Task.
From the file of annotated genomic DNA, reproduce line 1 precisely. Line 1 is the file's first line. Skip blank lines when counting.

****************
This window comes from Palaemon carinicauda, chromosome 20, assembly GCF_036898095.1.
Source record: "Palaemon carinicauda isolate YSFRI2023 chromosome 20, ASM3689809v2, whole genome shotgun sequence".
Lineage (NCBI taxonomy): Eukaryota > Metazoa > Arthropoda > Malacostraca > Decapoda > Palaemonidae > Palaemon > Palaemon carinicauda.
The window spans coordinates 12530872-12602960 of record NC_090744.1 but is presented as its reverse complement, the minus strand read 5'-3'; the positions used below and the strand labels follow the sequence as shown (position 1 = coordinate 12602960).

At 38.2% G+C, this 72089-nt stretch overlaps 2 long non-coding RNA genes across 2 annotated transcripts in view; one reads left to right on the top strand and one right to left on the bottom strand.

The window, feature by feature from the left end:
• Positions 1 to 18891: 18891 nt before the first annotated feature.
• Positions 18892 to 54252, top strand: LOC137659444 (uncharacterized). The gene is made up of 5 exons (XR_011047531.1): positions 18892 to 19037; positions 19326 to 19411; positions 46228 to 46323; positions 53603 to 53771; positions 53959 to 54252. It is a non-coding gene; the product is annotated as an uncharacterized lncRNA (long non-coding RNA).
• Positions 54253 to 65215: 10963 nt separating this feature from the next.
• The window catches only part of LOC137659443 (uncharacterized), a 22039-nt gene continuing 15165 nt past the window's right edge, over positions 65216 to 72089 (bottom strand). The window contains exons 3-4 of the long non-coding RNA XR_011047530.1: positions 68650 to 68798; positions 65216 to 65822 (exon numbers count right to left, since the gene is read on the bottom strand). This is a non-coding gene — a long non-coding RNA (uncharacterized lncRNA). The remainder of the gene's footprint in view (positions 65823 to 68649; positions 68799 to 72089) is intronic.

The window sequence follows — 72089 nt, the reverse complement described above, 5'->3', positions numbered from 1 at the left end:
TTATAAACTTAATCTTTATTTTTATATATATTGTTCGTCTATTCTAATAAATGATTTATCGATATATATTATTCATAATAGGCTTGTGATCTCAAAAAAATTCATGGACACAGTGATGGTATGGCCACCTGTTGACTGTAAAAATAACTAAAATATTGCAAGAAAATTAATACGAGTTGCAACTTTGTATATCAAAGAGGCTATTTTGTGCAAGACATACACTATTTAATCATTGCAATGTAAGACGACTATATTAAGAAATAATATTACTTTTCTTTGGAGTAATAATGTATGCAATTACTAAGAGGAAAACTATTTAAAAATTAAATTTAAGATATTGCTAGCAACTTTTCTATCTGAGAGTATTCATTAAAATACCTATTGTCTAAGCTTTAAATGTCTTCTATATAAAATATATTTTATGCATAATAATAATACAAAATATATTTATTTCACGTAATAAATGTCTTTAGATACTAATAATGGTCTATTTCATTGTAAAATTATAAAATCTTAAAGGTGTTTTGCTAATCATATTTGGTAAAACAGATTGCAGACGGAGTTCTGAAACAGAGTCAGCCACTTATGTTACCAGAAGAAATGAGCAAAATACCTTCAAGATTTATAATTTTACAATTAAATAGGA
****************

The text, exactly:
This window comes from Palaemon carinicauda, chromosome 20, assembly GCF_036898095.1.